Doris Lessing: Mysticism and Sexual Politics
Since the Golden Notebook, Doris Lessing’s work has concerned itself with a potent mixture of politics, sexuality and religion in an attempt, not only to describe the moral and intellectual climate of our time (to adapt one of her own phrases), but to suggest what we have to do about it. She is a historical novelist, then, and a moralist, but that makes her sound excessively Victorian. Neither the morality or the technique suggests that, even if the largeness of ambition or the seriousness does. (Not to mention the image of the sage projected by her publisher’s more recent photograph.)
For a while, Doris Lessing was a member of the Communist Party, which she left in 1956, along with many of her generation of Left intellectuals, including Edward Thompson and Margot Heinemann. She was on the committee organising the first Aldermaston March in 1958. In the early 1960s she expressed her dissatisfaction with radical politics and their trendier adherents, and began investigating Sufism. This, combined with the psychology of Jung and R.D. Laing, overlays, rather than simply replaces, political analysis in her novels of the 1960s and ‘70s. Her Preface to The Sirian Experiments (1981) states: ‘Once upon a time, when I was young, I believed things easily, both religious and political; now I believe less and less. But I wonder about more...’. That describes one trajectory of Doris Lessing’s ideas.
Her treatment of sexuality has not actually changed that much from the early African stories. What has changed is the context in which she has been read. In the 1971 preface to the reprint of The Golden Notebook she claimed, ‘This book was written as if the attitudes that have been created by the Women’s Liberation movements already existed’. Ten years later, in an essay collection written entirely by women, Elizabeth Wilson suggested that in many ways what Doris Lessing writes is the antithesis of what Women’s Liberation is about, mainly because she rejects the political arena and takes her heroines out of it, but also because she is so resolutely heterosexual, and so sexuality, in her novels, can only be a response to a man. I think this demonstrates how much recent feminist thinking on sexuality has taken the homoerotic route, one that has never much appealed to Doris Lessing; and perhaps also reinforces Lessing’s own assertion, also in that preface, that categories are misleading - though her suspicion of theorising, dogmatising and labelling is that of a novelist whose characters are always attempting precisely that.
From what I have described, there are four potential ‘master-codes’ for describing and accounting for experience in Lessing’s fiction: Marxism, Sufism, psychology and feminism. One question I want to ask is whether we can apply Occam’s razor to this list; or whether there is another code which we can import to fit them together. But this would be an idle exercise for a novelist without also considering the questions of realism and representation in her work. It is not as if there is ideology on the one hand, and technique on the other; they are both ways of seeing things, and seeing through things. And it is one of the virtues of Lessing’s work that she sees questions of representation, of how appropriate a traditional, nineteenth century kind of ‘realism’ is, for example, as part of an effort to understand which is comparable to that of the psychology or the political activist. She has never been much of a stylist, if by ‘style’ one means the elegant shaping of a sentence; her styles are patently strategies for dealing with the matters in hand. It may be that she has deliberately cultivated a rough simplicity of style to guard against the characteristic Modernist and Symbolist strategy of defying the world by retreating into a world of art; though of course in writing The Golden Notebook as a ‘metafiction’, a book about writing a novel, and in fragmenting the narrative line with multiple points of view, she is very close to some of the Modernist experiments with narrative.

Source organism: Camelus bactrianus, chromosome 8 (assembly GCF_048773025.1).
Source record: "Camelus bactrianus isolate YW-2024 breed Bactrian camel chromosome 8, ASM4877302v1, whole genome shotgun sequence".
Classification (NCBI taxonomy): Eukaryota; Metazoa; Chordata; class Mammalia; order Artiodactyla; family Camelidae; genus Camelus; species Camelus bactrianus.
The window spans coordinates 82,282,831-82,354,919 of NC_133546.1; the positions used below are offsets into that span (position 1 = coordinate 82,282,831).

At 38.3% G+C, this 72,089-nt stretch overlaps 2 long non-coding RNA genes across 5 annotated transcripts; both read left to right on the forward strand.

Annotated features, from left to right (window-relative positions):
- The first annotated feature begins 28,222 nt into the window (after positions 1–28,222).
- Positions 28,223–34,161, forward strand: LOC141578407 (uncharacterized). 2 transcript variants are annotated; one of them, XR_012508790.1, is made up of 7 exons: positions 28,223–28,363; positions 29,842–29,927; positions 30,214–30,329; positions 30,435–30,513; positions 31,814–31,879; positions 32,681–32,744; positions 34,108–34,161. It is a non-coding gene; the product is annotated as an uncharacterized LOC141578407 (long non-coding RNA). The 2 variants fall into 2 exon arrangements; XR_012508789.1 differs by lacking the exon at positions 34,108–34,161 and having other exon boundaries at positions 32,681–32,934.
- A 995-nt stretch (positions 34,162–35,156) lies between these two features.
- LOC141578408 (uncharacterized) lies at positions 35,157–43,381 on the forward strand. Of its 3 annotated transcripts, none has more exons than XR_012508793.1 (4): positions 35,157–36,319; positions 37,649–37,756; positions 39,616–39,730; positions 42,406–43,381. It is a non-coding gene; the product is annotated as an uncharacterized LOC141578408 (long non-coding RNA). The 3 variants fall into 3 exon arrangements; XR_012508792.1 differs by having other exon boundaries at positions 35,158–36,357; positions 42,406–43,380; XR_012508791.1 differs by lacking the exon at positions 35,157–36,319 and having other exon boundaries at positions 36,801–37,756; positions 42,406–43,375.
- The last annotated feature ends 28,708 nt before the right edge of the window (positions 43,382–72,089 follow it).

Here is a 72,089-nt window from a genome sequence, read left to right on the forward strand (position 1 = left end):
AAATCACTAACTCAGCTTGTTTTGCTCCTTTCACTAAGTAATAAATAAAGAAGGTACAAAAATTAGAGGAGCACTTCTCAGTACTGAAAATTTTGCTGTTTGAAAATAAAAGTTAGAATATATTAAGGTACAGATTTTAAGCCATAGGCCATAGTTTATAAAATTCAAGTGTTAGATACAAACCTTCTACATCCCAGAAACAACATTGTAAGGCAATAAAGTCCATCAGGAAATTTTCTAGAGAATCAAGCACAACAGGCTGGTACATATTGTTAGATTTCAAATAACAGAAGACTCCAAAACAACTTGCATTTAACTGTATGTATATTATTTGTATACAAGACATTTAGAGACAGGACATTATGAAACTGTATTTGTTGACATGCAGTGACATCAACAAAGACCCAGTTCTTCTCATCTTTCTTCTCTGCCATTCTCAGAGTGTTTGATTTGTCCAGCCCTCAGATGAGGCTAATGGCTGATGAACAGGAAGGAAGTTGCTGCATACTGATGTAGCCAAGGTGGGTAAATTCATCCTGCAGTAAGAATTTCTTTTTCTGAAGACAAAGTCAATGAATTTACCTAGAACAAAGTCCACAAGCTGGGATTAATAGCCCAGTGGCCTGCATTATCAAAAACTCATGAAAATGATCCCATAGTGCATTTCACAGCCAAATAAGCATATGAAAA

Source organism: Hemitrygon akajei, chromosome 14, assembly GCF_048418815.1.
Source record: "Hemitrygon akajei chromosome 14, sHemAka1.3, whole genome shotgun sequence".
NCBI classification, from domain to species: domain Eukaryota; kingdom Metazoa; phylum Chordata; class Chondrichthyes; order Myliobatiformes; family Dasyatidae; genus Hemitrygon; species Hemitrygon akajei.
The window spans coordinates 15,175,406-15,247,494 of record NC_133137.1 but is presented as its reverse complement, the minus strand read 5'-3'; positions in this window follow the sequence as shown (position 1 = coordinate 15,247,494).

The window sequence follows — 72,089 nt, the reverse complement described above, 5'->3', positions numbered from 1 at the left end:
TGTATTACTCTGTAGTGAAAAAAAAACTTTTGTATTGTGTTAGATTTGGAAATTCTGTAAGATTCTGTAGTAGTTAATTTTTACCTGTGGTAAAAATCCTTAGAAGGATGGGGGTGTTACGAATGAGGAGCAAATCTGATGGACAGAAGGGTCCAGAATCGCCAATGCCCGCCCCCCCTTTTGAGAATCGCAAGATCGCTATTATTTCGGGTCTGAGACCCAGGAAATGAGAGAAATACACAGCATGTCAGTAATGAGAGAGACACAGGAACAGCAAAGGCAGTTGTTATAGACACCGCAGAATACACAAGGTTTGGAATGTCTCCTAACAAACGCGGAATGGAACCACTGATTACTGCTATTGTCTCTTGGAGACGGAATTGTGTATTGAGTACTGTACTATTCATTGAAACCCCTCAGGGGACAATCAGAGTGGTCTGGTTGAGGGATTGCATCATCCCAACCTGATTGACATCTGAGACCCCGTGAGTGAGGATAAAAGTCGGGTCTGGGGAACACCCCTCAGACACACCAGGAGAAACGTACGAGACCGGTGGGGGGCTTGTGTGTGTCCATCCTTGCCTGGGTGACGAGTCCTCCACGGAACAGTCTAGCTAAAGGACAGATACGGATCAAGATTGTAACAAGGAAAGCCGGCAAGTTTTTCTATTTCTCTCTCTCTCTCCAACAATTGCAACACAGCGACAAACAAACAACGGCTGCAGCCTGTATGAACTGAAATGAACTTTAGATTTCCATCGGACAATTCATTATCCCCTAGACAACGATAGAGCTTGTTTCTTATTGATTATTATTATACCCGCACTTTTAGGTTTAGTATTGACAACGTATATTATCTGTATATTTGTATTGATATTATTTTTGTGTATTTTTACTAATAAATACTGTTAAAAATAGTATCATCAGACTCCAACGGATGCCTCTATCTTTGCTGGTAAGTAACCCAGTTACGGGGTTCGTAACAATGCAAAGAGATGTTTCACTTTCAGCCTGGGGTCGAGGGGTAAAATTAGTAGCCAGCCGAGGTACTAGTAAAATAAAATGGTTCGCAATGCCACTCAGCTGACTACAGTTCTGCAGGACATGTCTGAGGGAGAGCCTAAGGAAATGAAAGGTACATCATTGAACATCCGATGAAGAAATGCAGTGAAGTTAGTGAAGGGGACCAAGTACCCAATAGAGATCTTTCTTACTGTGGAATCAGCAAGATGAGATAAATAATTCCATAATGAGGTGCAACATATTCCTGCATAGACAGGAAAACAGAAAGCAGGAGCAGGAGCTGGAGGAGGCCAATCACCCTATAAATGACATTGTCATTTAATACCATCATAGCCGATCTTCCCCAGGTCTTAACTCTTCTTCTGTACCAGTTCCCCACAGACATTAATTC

Narrative is also crucial to our understanding of sexuality - I mean here identity perceived sexually. I find Stephen Heath’s argument, in The Sexual Fix, particularly useful here. In this passage he is commenting on a Victorian memoir, Walter’s My Secret Life:
Walter runs through women, encounter after encounter, in order to know, to try to be sure, to grasp an elusive certainty and resolve the question of his identity as a man; the sexual is the problematic foundation of human being, the site and the trouble of existence as an individual. We have entered the age of sexuality.
This is the starting point for our modern sense of sexuality, surely; the reason for anxiety about it is not so much that we are anxious about reproducing ourselves (though all those early twentieth century texts about sterility and lost sons might lead us to think so) but that if we haven’t got a grasp on our sexuality we have an identity crisis; or, even more sweepingly, if we have an identity crisis, it must be due to a crisis in our sexuality. This is what has come to dominate our fictions, our way of understanding ourselves. The novel which ends in marriage - the characteristic romance ending from the eighteenth century on - validates the individuals concerned in both public and private identities. The concern with purely private sexuality makes identity a disturbingly privatised matter. Women in Love may be a pivotal text here; not just the field of interest hinted at by the title, but also the fact that it begins with a country house wedding, and one which marks the decline of that institution, and moves quickly to examine the uprooted ‘free women’, Ursula and Gudrun, who stand in contrast to all that is represented by country house values old and new. Anna and Molly in The Golden Notebook are their successors.